MR scanners, technology move to center stage

November 5, 2004

When the exhibit floor opens at the RSNA meeting, MR vendors will reveal products and technologies that reflect what they believe their customers need. Philips will unveil the first commercially viable 1T open system. Siemens will unite new and old scanners under a single coil technology. GE will reach the pinnacle of data processing. Toshiba will offer upgrade paths for customers at both mid- and high-field. Hitachi will fulfill promises made last year by showing commercial upgrades to its midfield Airis and higher field Altaire platforms.

Although each achievement has its merits, Philips' will stand out from the rest, if only for the length of time it has been awaited. The industry first promised a 1T open MR scanner five years ago; Philips will fulfill that promise this year with the Panorama 1.0T. The scanner, which cleared the FDA in July, was scheduled for an October installation at a site in Las Vegas. Full production is slated for next year.

The actively shielded vertical-field superconducting magnet operates on the same platform as the company's cylindrical Achieva but relies on a host of specially designed coils. With these coils, the Panorama 1.0T offers image quality and scan speed comparable to a 1.5T scanner, according to Jacques Coumans, Philips vice president of MR global marketing. Throughput is boosted by a wheeled patient table that docks with the scanner. A site purchasing two tables can use one to prepare a patient while another patient is in the scanner.

Purchasers of the new system may enjoy an additional benefit: Preliminary tests done by Philips indicate that the Panorama 1.0T produces fewer artifacts than 1.5T systems when running cardiac protocols.

"We have seen fantastic coronaries, fantastic functional studies of the heart," Coumans said. "We ourselves were very surprised by it."

Although Philips may become the first company to mass-produce a 1T open, it was not the first to promise one. Siemens Medical Solutions unveiled a mockup of a 1T open scanner a year before Philips did and eventually installed three Rhapsody scanners, but it subsequently abandoned the product. Siemens first cited difficulty in crafting a design that could be manufactured economically and then claimed that the market had lost interest in high-field open scanners.

Siemens' solution for imaging of claustrophobic or large patients is the ultracompact cylindrical 1.5T Espree scanner with an opening similar to those found on CT scanners. The scanner, released in July, measures just 125 cm wide and has a 70-cm-diameter bore. The company will promote it at the RSNA meeting as the first in a new class of MR scanners: an open-bore category unlike any previously seen. Its success will depend on the open-mindedness of booth visitors.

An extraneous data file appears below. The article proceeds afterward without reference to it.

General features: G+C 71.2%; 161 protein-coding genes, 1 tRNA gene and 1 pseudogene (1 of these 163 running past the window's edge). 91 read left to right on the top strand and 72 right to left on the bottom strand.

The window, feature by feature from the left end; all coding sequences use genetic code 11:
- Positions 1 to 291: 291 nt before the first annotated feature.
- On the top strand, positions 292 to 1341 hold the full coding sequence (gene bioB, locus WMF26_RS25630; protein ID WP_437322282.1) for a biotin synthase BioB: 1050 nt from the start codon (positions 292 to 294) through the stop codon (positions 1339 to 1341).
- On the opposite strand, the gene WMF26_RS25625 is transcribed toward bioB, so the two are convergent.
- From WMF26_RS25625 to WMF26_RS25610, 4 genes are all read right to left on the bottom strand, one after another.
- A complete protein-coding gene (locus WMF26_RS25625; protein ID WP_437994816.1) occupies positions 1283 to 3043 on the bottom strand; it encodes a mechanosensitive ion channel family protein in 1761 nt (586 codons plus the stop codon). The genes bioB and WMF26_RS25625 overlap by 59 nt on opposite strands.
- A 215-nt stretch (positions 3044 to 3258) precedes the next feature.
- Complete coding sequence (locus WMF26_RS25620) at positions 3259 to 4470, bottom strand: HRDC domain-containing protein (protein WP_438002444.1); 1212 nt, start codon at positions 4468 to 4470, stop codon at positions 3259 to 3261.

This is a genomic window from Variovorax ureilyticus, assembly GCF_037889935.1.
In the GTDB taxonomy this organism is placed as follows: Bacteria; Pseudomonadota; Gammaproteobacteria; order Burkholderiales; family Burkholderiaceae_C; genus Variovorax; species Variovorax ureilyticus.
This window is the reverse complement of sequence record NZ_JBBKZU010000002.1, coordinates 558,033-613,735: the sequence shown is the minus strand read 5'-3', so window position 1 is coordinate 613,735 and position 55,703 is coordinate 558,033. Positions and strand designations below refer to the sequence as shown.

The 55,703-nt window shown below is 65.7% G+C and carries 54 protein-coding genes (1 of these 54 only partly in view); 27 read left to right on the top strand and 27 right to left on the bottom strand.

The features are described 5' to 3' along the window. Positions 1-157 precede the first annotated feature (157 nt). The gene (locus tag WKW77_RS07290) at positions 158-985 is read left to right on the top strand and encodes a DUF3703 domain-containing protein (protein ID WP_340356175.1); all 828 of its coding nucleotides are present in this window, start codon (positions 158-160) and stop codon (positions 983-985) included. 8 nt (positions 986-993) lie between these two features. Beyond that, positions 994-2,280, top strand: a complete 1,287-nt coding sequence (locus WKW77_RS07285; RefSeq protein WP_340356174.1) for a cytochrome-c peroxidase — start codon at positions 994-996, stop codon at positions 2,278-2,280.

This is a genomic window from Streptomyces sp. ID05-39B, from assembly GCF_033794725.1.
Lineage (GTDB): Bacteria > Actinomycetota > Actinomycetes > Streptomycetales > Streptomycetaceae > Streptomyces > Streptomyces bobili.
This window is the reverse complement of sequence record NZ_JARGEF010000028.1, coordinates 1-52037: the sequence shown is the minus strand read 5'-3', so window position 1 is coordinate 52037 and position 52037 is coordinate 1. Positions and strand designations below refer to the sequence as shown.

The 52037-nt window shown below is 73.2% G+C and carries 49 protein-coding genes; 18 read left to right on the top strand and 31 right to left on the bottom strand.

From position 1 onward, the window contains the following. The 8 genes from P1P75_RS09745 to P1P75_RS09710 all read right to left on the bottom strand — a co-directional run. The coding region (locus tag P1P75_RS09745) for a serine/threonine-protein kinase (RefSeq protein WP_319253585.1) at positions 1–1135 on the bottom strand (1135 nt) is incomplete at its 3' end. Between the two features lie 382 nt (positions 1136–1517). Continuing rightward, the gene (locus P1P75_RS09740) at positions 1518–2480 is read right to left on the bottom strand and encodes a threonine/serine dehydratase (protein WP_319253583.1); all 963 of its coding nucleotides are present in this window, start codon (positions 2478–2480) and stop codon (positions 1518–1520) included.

The company's flagship premium-performance Avanto 1.5T scanner, released at last year's RSNA meeting, has a 60-cm-wide bore, just 10 cm smaller than the Espree. Philips' Achieva also has a 60-cm bore diameter.

While the question of whether Espree constitutes a new category might be debated, there is no argument that it is roomier and more compact than any other MR scanner on the market. It is Siemens' answer to the need for a less imposing scanner than the high-field cylindrical type.

The company is not, however, giving up on open scanners of traditional design. Just weeks after unveiling the Espree, Siemens introduced the Magnetom C!, a clam-shaped system with a 0.35T permanent magnet. It is engineered to hit a sweet spot in the open market. Its field strength exemplifies midfield open products, which annually attract about 8% to 12% of the U.S. expenditures on new MR systems, according to Siemens. Until now, the company has been excluded from this niche, having only the low-field 0.2T Concerto.

The Siemens message this year will be a reprise of last year's theme, the total imaging matrix (TIM).

The whole-body coil technology, introduced at the last RSNA meeting, serves as an integrated set of surface coils that boosts the performance of Siemens scanners. Introduced on the Avanto last year, TIM has since been migrated to the Espree, Magnetom C!, and 3T Trio. All will be shown at this year's meeting, and booth staff will be talking up the availability of TIM as an upgrade for Siemens' Symphony MRs next year.

GE Healthcare will replay last year's theme as well, focusing on its Excite data pipeline. This year's debut of the Excite HD (high definition) will mark a milestone achievement for that platform, according to Dave Weber, Ph.D., manager of global high-field MR business for GE.

Excite HD was designed to support growth in increments of 16 channels, as in the current and future Excite HD 16, 32, and 48 versions. The key to unlocking this power is the capability of the HD platform to rapidly reconstruct data in up to 1700 frames of 256 squared matrices. This development is the culmination of a strategy to improve speed, resolution, and image quality in support of advanced applications, Weber said.

"This is the fulfillment of our original Excite strategy," he said.

Protecting customers' investments will take center stage at the Toshiba booth. Upgrades will be featured for every Opart 0.35T scanner ever installed, said Bob Giegerich, director of the MR business unit for Toshiba America. Four packages for owners and prospective buyers of the 1.5T Excelart Vantage will also be highlighted. These will range from 30 mT/m gradients with a slew rate of 50 T/m/sec to 30 mT/m gradients with a slew rate of 200 T/m/sec.

"Upgradability is something customers are looking for," Giegerich said. "They need to know their investments will be protected."